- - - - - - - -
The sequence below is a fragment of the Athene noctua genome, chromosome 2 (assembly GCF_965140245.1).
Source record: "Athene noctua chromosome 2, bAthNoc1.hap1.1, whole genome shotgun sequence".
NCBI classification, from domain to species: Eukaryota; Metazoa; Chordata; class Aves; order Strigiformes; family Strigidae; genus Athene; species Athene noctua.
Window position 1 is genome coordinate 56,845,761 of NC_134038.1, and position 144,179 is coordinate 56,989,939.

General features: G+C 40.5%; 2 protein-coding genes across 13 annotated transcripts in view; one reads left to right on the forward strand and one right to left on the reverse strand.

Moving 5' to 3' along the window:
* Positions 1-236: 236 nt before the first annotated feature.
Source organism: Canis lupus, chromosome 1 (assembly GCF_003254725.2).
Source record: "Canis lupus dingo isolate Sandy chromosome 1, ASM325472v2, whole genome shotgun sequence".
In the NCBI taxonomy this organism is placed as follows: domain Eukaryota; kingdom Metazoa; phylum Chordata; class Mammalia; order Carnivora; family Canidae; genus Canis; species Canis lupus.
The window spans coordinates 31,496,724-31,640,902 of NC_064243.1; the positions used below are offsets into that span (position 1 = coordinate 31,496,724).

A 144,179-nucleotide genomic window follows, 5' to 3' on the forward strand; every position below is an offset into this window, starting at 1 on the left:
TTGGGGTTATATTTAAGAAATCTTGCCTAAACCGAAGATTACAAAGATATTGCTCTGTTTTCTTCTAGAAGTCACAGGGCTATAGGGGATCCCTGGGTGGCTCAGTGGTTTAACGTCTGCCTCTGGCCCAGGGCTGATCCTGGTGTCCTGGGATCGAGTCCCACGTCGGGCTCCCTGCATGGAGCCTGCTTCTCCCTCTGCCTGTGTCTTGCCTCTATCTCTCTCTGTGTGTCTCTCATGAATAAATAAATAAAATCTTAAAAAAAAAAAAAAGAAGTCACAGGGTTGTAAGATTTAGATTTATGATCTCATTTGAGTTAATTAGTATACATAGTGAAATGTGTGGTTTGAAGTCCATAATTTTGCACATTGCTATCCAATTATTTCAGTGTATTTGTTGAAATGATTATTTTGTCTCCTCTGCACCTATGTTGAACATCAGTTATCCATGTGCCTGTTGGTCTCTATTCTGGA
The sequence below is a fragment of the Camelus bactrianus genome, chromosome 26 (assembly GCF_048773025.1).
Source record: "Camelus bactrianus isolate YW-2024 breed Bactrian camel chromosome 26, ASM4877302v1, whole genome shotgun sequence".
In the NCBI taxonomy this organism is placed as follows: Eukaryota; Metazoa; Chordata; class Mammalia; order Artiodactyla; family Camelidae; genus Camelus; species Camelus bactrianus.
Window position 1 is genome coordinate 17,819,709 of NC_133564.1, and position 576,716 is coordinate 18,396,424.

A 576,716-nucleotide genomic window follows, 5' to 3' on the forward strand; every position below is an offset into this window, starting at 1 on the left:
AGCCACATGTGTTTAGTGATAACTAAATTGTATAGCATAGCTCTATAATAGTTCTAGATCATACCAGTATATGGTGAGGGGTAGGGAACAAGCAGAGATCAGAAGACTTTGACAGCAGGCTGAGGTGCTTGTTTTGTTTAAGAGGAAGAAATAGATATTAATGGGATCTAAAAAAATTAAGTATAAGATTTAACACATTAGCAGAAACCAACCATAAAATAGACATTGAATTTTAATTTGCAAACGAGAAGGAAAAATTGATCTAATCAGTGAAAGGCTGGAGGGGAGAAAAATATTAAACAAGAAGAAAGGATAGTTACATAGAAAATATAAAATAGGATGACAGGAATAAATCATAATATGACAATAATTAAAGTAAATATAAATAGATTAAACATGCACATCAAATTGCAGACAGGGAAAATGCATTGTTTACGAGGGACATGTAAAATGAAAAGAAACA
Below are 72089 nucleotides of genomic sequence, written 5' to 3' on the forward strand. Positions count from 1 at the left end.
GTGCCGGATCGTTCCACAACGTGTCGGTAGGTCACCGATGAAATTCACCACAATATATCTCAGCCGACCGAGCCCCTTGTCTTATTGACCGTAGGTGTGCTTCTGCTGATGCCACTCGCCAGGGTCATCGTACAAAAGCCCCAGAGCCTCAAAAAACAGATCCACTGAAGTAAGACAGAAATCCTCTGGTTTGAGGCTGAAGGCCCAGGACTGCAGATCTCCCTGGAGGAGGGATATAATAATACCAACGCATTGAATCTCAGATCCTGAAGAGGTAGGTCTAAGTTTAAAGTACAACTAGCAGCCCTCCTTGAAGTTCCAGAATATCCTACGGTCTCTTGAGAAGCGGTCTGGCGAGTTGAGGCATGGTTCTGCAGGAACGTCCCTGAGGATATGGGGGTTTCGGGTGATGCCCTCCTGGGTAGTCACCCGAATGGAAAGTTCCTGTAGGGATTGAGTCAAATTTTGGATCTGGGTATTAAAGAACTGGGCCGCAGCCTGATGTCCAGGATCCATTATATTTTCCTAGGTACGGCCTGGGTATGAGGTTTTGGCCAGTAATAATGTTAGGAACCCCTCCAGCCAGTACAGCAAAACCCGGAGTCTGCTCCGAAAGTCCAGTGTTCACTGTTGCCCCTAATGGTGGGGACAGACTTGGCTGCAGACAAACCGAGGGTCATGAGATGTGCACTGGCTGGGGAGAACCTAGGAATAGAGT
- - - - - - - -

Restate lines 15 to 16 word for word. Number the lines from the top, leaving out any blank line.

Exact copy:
Source record: "Camelus bactrianus isolate YW-2024 breed Bactrian camel chromosome 26, ASM4877302v1, whole genome shotgun sequence".
In the NCBI taxonomy this organism is placed as follows: Eukaryota; Metazoa; Chordata; class Mammalia; order Artiodactyla; family Camelidae; genus Camelus; species Camelus bactrianus.